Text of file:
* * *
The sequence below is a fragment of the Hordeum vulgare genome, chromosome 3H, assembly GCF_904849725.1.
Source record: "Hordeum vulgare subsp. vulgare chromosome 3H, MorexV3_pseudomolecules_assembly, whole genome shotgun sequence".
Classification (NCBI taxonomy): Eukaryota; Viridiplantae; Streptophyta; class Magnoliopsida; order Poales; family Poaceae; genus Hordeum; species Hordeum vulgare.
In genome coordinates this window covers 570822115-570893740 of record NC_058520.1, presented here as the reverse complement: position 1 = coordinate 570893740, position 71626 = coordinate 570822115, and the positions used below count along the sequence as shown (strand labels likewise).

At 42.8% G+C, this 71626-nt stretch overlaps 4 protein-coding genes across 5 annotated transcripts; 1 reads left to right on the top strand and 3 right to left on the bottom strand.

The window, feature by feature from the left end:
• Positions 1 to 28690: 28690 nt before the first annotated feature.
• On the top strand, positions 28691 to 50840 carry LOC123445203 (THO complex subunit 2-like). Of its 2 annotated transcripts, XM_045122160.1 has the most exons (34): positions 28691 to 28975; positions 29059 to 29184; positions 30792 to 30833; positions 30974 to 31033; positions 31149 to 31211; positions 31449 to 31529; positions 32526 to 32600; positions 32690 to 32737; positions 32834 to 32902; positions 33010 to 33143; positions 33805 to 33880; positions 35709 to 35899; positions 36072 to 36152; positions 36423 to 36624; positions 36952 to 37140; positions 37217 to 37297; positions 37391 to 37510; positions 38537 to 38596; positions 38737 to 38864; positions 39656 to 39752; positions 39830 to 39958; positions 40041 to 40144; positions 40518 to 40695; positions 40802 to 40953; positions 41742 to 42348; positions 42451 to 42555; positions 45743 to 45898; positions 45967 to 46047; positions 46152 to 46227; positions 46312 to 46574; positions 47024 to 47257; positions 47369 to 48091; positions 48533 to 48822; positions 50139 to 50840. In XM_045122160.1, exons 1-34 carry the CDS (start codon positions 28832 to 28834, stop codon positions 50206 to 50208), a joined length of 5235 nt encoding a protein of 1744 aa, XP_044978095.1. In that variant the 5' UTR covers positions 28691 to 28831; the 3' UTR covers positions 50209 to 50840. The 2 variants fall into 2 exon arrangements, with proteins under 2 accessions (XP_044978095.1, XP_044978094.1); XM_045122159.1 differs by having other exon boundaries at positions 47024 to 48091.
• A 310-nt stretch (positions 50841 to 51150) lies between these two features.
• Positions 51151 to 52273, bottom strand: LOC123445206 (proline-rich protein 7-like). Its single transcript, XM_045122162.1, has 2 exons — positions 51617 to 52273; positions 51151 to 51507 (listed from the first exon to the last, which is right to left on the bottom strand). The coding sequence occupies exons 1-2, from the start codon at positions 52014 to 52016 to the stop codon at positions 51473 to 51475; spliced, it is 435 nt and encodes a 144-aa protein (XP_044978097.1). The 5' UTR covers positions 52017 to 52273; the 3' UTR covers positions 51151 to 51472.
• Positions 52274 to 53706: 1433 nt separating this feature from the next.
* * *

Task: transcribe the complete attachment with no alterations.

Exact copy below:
The sequence below is a fragment of the Hordeum vulgare genome, chromosome 3H, assembly GCF_904849725.1.
Source record: "Hordeum vulgare subsp. vulgare chromosome 3H, MorexV3_pseudomolecules_assembly, whole genome shotgun sequence".
Classification (NCBI taxonomy): Eukaryota; Viridiplantae; Streptophyta; class Magnoliopsida; order Poales; family Poaceae; genus Hordeum; species Hordeum vulgare.
In genome coordinates this window covers 570822115-570893740 of record NC_058520.1, presented here as the reverse complement: position 1 = coordinate 570893740, position 71626 = coordinate 570822115, and the positions used below count along the sequence as shown (strand labels likewise).

At 42.8% G+C, this 71626-nt stretch overlaps 4 protein-coding genes across 5 annotated transcripts; 1 reads left to right on the top strand and 3 right to left on the bottom strand.

The window, feature by feature from the left end:
• Positions 1 to 28690: 28690 nt before the first annotated feature.
• On the top strand, positions 28691 to 50840 carry LOC123445203 (THO complex subunit 2-like). Of its 2 annotated transcripts, XM_045122160.1 has the most exons (34): positions 28691 to 28975; positions 29059 to 29184; positions 30792 to 30833; positions 30974 to 31033; positions 31149 to 31211; positions 31449 to 31529; positions 32526 to 32600; positions 32690 to 32737; positions 32834 to 32902; positions 33010 to 33143; positions 33805 to 33880; positions 35709 to 35899; positions 36072 to 36152; positions 36423 to 36624; positions 36952 to 37140; positions 37217 to 37297; positions 37391 to 37510; positions 38537 to 38596; positions 38737 to 38864; positions 39656 to 39752; positions 39830 to 39958; positions 40041 to 40144; positions 40518 to 40695; positions 40802 to 40953; positions 41742 to 42348; positions 42451 to 42555; positions 45743 to 45898; positions 45967 to 46047; positions 46152 to 46227; positions 46312 to 46574; positions 47024 to 47257; positions 47369 to 48091; positions 48533 to 48822; positions 50139 to 50840. In XM_045122160.1, exons 1-34 carry the CDS (start codon positions 28832 to 28834, stop codon positions 50206 to 50208), a joined length of 5235 nt encoding a protein of 1744 aa, XP_044978095.1. In that variant the 5' UTR covers positions 28691 to 28831; the 3' UTR covers positions 50209 to 50840. The 2 variants fall into 2 exon arrangements, with proteins under 2 accessions (XP_044978095.1, XP_044978094.1); XM_045122159.1 differs by having other exon boundaries at positions 47024 to 48091.
• A 310-nt stretch (positions 50841 to 51150) lies between these two features.
• Positions 51151 to 52273, bottom strand: LOC123445206 (proline-rich protein 7-like). Its single transcript, XM_045122162.1, has 2 exons — positions 51617 to 52273; positions 51151 to 51507 (listed from the first exon to the last, which is right to left on the bottom strand). The coding sequence occupies exons 1-2, from the start codon at positions 52014 to 52016 to the stop codon at positions 51473 to 51475; spliced, it is 435 nt and encodes a 144-aa protein (XP_044978097.1). The 5' UTR covers positions 52017 to 52273; the 3' UTR covers positions 51151 to 51472.
• Positions 52274 to 53706: 1433 nt separating this feature from the next.